In June, the International Atomic Energy Agency (IAEA) issued a preliminary agreement for the construction of a 10-15 megawatt nuclear reactor outside of Baku for research purposes. The $119-million reactor will operate under the auspices of the National Academy of Sciences’ Institute for Radiation Problems, which specializes in nuclear energy research.

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Experts say Macedonia needs safe, permanent nuclear waste depot

Saturday, July 26, 2008

Macedonia, under international regulations applying to countries with nuclear waste, must construct a depot to store radioactive materials. However, opposition by residents of potential locations has thwarted the country from complying with the requirement. The struggle to find a depot site has continued for five years.

The latest case attracting public attention is that of Sopiste Municipality, outside Skopje, which refuses to allow construction of a depot on its territory. The facility would store residues from devices using radioactive elements -- such as old lightning rods or laboratory and X-ray residue. Currently, temporary dumps in unsafe urban locations, namely, the grounds of the Brazing Institute and former Radioisotope Centre, contain the country´s nuclear waste.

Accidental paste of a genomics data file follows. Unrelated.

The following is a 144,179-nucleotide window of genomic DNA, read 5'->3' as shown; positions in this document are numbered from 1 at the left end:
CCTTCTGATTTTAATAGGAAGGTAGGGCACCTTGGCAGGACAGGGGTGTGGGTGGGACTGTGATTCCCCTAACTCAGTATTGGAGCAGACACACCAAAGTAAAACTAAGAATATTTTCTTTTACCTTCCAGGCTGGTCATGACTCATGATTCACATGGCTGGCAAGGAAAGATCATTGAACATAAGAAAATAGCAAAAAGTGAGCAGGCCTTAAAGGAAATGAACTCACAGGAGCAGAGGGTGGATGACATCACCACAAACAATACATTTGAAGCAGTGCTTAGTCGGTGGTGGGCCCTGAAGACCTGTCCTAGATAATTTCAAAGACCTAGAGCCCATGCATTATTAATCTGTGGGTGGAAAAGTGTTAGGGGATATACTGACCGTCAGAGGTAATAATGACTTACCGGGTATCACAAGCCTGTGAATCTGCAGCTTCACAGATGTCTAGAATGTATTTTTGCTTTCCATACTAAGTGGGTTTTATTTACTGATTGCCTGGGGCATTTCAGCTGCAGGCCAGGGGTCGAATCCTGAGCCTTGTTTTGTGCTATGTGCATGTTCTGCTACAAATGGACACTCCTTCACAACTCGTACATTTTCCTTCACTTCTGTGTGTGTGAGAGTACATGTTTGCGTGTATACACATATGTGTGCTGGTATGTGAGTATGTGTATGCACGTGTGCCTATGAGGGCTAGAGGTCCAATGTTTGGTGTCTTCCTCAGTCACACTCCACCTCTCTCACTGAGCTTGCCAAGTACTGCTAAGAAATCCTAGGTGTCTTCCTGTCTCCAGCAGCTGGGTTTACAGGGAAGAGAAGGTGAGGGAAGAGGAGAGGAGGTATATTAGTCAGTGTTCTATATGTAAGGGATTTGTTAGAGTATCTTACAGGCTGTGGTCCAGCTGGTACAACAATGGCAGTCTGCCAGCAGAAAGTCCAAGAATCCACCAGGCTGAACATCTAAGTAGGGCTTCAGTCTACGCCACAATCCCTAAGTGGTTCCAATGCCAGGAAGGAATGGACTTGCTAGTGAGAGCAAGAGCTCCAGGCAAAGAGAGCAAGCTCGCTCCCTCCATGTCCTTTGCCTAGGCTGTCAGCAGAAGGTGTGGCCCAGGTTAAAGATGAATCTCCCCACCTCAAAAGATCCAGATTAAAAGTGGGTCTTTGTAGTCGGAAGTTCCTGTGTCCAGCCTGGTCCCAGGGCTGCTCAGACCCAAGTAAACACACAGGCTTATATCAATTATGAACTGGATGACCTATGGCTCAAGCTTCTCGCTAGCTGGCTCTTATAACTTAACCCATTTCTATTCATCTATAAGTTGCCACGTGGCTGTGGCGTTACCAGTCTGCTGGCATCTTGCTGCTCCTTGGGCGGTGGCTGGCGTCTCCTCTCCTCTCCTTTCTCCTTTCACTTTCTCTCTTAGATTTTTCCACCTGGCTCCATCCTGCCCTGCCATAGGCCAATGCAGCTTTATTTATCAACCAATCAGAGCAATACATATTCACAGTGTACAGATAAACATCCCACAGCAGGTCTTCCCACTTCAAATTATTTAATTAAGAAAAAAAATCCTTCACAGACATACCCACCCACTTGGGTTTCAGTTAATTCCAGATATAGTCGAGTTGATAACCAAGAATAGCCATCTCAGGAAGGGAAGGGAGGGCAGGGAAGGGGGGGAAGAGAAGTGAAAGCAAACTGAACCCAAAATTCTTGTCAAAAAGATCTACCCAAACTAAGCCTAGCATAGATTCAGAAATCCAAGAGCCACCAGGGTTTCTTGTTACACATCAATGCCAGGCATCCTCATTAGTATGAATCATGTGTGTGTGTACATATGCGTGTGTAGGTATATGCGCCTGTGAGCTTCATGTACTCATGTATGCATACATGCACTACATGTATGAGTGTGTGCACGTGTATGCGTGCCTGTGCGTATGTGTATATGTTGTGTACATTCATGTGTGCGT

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Germany reports 122 'notifiable incidents' at nuclear power plants

Saturday, July 26, 2008

German Ministry for the Environment, Nature Conservation and Nuclear Safety said Saturday that 122 incidents were subject to reporting at the country's nuclear power plants last year, according to the Munich-based Focus news magazine.

Based on a seven-stage international evaluation scale (INES), 120 incidents were reported on the lowest notifiable category.

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Poland to Build Nuclear Power Plant to Avoid Electricity Deficit

Friday, July 25, 2008